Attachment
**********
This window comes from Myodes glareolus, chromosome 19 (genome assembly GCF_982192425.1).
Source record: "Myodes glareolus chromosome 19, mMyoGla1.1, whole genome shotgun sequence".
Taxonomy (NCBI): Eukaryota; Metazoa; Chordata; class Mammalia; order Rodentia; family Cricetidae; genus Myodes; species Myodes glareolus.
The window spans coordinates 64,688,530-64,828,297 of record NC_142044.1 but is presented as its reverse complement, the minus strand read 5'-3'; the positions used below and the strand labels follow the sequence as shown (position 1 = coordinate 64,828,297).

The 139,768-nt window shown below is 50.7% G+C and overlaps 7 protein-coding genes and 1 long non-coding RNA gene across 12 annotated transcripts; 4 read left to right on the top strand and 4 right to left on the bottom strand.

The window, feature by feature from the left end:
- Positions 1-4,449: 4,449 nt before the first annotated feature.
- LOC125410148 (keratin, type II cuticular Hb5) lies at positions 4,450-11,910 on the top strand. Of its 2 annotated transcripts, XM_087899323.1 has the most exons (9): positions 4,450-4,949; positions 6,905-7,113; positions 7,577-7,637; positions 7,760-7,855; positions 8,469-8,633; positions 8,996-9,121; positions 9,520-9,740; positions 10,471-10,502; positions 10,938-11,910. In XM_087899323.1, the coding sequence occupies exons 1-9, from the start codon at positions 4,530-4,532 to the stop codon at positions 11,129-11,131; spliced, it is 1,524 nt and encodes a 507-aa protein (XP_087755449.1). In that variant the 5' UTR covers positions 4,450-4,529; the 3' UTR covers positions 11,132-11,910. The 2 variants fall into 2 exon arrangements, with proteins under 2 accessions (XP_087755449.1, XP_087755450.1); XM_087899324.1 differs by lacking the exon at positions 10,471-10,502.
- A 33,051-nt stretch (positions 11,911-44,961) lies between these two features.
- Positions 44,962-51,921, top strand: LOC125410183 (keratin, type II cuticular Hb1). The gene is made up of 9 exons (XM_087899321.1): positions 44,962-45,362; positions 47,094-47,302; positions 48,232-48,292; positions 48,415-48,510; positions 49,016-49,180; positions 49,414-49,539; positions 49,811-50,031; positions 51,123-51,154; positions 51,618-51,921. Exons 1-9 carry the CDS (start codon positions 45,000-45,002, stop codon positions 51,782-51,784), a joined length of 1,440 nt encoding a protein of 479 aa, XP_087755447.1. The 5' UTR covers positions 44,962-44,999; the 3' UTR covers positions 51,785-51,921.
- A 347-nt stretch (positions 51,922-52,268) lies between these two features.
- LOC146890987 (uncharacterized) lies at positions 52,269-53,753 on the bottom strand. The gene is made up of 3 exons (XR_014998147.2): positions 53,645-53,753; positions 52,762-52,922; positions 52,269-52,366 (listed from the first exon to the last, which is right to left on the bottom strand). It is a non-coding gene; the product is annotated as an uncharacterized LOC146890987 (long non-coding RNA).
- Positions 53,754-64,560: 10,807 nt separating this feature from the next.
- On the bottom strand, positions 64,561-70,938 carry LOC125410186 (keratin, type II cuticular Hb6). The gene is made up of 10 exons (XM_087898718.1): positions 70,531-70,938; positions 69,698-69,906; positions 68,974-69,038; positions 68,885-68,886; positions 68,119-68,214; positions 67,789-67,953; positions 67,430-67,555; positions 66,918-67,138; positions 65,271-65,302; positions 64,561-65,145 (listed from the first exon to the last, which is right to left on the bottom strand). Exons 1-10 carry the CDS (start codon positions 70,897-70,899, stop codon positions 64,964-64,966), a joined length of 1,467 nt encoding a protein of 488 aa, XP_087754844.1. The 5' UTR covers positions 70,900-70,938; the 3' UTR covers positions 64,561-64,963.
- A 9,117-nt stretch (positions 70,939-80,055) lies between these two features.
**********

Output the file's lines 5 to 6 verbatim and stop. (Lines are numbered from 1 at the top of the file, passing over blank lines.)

The 139,768-nt window shown below is 50.7% G+C and overlaps 7 protein-coding genes and 1 long non-coding RNA gene across 12 annotated transcripts; 4 read left to right on the top strand and 4 right to left on the bottom strand.

The window, feature by feature from the left end: